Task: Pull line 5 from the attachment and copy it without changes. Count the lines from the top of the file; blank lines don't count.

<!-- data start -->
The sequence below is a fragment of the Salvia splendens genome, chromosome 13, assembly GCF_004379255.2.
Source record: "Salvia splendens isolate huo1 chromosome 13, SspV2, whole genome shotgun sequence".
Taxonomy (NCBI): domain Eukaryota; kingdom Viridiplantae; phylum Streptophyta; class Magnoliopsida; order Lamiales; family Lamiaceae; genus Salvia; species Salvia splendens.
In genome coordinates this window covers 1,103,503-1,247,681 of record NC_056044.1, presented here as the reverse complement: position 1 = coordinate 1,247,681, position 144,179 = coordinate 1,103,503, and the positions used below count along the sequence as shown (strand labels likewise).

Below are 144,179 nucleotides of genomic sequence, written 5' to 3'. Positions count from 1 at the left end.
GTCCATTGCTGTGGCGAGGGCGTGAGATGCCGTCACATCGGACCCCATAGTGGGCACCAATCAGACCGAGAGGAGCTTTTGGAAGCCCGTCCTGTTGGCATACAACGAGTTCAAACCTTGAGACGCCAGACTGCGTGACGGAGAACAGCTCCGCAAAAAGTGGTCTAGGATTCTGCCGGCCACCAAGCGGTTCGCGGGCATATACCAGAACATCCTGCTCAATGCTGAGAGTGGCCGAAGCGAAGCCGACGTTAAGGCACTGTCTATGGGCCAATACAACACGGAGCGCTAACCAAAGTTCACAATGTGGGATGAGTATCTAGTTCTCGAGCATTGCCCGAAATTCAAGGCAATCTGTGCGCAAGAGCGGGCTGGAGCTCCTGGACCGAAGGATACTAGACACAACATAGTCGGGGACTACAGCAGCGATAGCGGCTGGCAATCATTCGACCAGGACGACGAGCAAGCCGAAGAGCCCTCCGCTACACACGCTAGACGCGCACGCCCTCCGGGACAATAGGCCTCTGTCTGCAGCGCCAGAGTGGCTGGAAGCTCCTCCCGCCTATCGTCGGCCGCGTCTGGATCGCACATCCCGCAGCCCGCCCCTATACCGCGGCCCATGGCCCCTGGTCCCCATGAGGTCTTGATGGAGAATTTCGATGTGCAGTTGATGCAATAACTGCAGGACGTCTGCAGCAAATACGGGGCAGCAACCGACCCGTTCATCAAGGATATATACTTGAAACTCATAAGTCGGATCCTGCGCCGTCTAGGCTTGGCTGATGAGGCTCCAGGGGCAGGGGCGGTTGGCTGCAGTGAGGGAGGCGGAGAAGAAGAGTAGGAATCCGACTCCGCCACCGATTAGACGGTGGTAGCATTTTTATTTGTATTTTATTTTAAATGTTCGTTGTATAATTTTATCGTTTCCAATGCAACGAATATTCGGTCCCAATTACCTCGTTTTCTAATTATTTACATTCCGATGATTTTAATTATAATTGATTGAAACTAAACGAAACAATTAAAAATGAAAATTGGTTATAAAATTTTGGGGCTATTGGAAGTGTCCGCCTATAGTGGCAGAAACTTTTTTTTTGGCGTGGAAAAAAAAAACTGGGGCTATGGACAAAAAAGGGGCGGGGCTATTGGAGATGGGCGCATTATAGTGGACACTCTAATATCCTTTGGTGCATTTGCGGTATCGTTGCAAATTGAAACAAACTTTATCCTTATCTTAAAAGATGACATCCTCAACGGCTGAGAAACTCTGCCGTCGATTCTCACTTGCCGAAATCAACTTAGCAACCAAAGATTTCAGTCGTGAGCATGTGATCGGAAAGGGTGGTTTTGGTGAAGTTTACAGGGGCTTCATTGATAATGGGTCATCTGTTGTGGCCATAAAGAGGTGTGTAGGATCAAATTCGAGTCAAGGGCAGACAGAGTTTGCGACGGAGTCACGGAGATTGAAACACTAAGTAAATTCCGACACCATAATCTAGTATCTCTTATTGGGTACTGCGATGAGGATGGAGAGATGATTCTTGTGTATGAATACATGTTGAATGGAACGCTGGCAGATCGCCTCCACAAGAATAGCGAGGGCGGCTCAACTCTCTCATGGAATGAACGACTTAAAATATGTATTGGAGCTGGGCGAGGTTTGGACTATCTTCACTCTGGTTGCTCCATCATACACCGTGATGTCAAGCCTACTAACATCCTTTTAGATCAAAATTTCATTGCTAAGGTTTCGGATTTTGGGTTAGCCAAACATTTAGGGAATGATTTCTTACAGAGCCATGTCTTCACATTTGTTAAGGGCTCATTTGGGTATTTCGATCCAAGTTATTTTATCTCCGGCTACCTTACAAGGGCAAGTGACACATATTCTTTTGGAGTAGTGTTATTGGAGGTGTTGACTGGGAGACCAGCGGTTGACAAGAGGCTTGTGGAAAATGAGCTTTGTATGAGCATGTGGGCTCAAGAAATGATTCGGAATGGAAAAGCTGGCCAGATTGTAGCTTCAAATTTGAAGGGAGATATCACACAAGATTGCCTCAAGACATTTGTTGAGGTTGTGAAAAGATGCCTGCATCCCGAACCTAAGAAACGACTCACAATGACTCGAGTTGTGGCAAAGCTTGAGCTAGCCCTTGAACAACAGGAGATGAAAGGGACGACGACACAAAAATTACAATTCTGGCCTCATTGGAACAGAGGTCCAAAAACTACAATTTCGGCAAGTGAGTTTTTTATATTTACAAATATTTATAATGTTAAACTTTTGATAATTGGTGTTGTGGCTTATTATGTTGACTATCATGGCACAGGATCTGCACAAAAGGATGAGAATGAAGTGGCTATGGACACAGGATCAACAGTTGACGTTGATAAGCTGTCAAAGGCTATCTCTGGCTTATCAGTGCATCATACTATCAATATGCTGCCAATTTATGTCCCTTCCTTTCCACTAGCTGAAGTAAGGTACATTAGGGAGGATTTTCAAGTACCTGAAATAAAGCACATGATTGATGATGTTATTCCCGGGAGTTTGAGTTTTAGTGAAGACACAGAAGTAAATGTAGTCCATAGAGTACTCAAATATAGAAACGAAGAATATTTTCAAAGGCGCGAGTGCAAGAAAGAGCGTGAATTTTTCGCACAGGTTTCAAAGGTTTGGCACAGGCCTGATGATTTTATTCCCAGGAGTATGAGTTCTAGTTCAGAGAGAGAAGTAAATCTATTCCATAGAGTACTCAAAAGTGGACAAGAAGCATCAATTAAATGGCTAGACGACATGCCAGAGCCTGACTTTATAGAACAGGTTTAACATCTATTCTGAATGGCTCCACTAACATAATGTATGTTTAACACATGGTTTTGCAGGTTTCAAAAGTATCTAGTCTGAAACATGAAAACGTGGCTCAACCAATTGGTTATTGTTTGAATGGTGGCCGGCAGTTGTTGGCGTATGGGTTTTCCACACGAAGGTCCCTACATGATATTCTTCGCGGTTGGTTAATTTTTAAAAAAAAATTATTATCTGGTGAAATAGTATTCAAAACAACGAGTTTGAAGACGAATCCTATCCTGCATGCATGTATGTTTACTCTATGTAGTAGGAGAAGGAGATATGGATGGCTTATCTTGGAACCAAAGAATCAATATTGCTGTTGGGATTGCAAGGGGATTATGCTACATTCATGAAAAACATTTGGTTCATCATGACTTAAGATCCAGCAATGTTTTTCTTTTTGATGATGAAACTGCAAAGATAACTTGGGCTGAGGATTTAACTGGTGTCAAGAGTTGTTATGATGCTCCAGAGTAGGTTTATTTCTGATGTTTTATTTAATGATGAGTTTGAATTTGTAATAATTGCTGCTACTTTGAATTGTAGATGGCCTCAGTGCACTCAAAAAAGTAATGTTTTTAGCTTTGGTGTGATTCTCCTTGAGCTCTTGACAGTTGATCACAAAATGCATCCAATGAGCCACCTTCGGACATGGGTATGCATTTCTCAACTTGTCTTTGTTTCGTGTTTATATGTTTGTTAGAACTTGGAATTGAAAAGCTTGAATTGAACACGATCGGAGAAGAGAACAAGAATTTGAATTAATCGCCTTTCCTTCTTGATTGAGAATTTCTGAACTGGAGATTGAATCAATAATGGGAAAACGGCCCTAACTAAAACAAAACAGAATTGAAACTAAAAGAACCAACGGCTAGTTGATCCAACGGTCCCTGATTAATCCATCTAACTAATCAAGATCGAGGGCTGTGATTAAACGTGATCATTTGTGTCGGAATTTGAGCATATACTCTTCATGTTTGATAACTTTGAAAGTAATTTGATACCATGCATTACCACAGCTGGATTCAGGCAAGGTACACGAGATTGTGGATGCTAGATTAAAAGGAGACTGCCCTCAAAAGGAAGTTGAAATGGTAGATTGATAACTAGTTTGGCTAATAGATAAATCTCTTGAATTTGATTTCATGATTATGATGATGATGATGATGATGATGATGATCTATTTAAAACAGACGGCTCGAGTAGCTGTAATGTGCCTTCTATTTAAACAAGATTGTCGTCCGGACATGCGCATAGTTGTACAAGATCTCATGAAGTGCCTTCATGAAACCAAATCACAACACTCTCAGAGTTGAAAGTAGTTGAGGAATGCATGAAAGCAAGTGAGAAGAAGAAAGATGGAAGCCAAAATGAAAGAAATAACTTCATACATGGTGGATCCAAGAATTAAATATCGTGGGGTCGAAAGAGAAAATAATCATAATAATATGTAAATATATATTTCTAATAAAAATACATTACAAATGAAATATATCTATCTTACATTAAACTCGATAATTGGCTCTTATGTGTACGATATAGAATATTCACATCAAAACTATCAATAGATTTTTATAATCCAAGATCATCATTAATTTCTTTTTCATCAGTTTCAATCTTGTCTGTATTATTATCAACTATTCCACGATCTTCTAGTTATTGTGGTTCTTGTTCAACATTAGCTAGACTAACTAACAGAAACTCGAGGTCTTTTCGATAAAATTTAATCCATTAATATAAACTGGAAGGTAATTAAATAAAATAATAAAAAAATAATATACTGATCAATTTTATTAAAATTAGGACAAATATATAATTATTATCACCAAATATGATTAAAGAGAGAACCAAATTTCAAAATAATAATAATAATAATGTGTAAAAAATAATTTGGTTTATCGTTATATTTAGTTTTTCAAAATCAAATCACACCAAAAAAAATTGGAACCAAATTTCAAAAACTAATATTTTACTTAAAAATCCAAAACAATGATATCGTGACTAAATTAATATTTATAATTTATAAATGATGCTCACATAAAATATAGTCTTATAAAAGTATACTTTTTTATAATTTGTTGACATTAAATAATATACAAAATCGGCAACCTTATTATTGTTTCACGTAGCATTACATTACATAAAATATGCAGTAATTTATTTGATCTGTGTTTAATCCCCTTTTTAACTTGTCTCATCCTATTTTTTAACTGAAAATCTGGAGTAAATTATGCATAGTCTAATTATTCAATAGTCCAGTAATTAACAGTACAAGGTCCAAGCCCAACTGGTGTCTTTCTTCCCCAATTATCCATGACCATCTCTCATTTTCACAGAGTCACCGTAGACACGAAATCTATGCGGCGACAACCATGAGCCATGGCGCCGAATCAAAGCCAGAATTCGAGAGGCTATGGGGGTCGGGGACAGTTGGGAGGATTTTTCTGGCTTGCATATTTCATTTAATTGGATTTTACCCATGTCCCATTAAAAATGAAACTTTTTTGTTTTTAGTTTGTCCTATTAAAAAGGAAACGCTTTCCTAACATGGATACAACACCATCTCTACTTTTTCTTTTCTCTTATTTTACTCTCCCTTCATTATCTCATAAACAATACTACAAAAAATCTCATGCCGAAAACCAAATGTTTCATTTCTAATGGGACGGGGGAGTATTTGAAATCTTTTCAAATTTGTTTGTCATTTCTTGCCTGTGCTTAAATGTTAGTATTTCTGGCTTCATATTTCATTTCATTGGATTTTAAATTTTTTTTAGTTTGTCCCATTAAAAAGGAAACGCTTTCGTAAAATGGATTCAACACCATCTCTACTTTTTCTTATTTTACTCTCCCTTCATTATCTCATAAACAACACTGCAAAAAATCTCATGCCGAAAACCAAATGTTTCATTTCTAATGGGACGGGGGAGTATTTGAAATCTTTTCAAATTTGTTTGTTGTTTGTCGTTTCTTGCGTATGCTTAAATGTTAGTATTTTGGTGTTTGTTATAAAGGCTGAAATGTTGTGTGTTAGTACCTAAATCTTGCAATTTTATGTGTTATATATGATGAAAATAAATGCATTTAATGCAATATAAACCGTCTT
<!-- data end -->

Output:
Below are 144,179 nucleotides of genomic sequence, written 5' to 3'. Positions count from 1 at the left end.